The user interface, referred to as the Throughput Window 5, allows the user to select inquiries for Customer Service Impact Inquiry 18, Contention Inquiry 19, Material Constraint Inquiry 20, Utilization Inquiry 21, Actual Throughput Inquiry 22, Expected Throughput 23, Actual Throughput by Resource 24, and Expected Throughput by Resource 25.

Referring to FIG. 2, the File menu of the Throughput Window 5 allows a user to configure printing (“Print Setup”), configure soft allocations (“Soft Allocation Setup”), and to initiate the soft allocations function (“Create Soft Allocations”). The soft allocations function is discussed further below. In one embodiment, all configuration information for the tools is stored in a text file named VMTHRWIN.INI. In one embodiment, multiple inquiries can be run and viewed simultaneously.

Calculation of throughput involves determination of the net selling price (Pi), the materials cost (Mi), and the cost of outside services (Oi). In one embodiment, the net selling price (Pi) for an item is determined from customer orders, and materials cost (Mi) and outside services cost (Oi) are determined from work orders and from inventory. The supply (i.e. work orders and inventory) are matched up with demand (i.e. customer orders) to determine the source (or origin) for the net selling price and the material and service cost. This matching, referred to as soft allocations, may or may not determine which items actually are used for which customer orders. For example, the allocation may be used solely for the calculation of metrics such as throughput. Soft allocations are accomplished separately from the metric calculating and reporting mechanisms that use the soft allocations, so that the soft allocations can be allocated once, and numerous reports and/or inquiries utilities can use the same soft allocations information. For example, the expected throughput for several different schedules can be compared using the same soft allocations.

Soft allocations are created by a software tool, referred to as a soft allocations generator. Soft allocations can be generated automatically at a scheduled time or upon manual initiation by a user. As shown in FIG. 2, the file menu of an embodiment of the Throughput Window 5 includes a selection (“Create Soft Allocations”) that initiates generation of soft allocations.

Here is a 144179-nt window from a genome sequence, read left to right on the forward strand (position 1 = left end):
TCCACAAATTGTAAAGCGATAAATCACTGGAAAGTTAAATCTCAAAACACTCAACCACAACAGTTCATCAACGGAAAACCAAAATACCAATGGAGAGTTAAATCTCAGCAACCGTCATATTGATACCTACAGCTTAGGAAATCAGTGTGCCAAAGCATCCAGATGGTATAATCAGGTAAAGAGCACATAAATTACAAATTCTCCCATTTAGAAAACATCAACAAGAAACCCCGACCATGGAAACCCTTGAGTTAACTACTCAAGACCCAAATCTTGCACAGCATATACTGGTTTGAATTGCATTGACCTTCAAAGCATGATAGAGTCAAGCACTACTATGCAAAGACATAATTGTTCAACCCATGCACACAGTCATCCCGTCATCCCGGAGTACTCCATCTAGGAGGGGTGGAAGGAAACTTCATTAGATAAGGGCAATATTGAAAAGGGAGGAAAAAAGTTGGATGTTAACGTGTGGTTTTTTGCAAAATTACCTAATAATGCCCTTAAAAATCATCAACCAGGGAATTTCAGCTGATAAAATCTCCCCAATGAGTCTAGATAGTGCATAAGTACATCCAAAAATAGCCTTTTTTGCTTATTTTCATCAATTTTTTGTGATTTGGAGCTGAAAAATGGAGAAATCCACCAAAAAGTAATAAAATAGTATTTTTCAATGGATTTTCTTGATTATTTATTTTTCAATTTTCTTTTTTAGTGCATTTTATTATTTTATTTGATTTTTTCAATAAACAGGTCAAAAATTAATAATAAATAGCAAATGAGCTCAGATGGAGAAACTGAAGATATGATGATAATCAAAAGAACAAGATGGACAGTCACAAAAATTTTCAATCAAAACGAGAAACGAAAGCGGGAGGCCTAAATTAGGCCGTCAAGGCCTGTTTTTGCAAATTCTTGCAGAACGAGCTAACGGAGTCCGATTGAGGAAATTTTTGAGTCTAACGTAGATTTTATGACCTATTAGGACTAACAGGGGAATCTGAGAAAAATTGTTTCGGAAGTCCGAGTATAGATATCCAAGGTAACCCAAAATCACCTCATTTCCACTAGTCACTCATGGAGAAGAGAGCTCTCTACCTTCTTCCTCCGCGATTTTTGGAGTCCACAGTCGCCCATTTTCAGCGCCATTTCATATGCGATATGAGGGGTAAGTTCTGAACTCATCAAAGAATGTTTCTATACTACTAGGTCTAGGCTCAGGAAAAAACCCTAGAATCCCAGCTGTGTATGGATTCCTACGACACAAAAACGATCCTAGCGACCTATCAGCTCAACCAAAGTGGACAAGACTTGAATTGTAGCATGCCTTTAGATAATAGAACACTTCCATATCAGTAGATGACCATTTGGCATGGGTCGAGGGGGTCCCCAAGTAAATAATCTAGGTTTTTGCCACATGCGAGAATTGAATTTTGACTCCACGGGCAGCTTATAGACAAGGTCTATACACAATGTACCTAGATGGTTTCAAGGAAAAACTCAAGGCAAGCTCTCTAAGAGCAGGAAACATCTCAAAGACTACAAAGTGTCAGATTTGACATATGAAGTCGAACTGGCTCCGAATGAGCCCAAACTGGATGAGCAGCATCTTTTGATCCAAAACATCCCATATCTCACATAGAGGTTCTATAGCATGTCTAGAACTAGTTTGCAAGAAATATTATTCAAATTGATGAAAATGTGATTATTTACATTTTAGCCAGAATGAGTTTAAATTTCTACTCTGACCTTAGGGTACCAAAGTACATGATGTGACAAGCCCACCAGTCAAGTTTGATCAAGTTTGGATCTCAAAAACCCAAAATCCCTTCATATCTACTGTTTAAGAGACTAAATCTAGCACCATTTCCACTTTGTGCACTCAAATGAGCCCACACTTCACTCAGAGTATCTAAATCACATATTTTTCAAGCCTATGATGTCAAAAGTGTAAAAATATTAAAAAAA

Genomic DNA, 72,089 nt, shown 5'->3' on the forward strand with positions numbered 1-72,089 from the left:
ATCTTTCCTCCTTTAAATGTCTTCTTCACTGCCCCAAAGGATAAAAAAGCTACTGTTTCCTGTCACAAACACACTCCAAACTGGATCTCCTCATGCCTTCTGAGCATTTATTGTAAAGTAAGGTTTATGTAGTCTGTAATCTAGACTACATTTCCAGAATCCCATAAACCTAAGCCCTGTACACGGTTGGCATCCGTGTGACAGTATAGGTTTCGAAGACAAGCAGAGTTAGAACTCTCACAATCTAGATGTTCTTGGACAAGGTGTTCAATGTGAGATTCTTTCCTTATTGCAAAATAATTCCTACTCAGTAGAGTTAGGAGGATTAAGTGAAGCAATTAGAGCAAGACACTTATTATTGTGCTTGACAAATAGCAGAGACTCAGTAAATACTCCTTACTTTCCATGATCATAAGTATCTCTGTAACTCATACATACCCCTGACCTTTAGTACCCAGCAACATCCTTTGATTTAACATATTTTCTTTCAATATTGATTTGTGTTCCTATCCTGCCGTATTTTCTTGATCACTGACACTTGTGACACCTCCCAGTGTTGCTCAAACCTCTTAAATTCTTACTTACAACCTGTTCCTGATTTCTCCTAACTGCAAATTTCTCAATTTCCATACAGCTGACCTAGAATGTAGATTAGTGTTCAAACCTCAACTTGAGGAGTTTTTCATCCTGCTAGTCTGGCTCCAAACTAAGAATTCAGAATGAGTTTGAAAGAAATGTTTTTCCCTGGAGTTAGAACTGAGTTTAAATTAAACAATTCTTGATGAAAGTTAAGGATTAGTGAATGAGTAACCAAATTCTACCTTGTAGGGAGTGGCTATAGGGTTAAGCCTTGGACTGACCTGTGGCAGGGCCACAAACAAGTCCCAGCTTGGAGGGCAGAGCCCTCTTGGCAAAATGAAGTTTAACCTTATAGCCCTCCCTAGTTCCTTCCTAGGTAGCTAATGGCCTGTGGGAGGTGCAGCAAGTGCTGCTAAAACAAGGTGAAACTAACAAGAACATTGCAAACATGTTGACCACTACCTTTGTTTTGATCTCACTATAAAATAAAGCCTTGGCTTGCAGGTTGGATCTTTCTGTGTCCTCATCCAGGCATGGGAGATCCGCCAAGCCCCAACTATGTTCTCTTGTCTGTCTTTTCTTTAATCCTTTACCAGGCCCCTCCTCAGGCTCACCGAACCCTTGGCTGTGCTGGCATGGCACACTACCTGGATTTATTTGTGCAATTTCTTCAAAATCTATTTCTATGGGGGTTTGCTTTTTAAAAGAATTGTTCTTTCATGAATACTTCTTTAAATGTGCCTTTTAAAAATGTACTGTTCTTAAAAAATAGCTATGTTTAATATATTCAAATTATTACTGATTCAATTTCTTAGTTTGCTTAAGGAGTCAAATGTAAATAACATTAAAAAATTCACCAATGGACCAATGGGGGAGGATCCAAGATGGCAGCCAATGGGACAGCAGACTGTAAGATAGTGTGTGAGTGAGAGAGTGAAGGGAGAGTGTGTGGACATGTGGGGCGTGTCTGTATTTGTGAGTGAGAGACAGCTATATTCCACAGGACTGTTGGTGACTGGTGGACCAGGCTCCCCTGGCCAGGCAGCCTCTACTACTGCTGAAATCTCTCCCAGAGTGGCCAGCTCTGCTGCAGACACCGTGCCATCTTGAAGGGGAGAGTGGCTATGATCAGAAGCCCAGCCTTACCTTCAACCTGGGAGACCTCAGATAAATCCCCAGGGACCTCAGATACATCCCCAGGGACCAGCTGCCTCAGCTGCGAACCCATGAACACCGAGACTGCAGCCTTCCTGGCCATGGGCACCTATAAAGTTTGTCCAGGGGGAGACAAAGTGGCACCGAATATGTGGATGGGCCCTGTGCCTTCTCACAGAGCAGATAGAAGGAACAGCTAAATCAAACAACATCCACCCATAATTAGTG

Referring to FIG. 3, the soft allocations generator uses a data table that correlates between an item and its source of material and service cost information. The elements of the soft allocations data table include a customer order, identifier (“CUST_ORDER_ID”), a customer order line number (“CUST_ORDER LINE NO”), a part identifier (“PART_ID”), a work order identifier (“WO_BASE_ID”), a work order lot identifier (“WO_LOT_ID”), a work order split identifier (“WO_SPLIT_ID”), and a quantity allocated to this customer order line item from this source. These elements provide the necessary information to identify the customer order, to which the item is allocated, and the work order that is the source of the item, if the demand is not supplied from existing inventory.

It is possible that some work orders may already be “linked” to customer orders outside of the soft allocations process. For example, if a make-to-order part is made specifically for a particular customer, the customer order for that make-to-order part may be linked to the work order for that part. The soft allocations generator can be configured to recognize such links, and to allocate first the customer orders and work orders that are linked. If work orders and customer orders are not already linked, they are matched based on their dates. In other words, the earliest customer orders are matched to existing inventory. After current inventory is allocated, work orders are allocated, based on the desired completion date of the work order. The soft allocations generator generates a row in the soft allocations table for each unshipped customer order line to which a work order is matched. The soft allocations generator verifies that the total quantity allocated for work orders matched to a customer order does not exceed the desired quantity. There may be inventory listed in the system that has been labeled “unavailable” or “on-hold” for various reasons. A user can optionally configure the soft allocations generator to allocate a quantity that is unavailable or an on-hold quantity.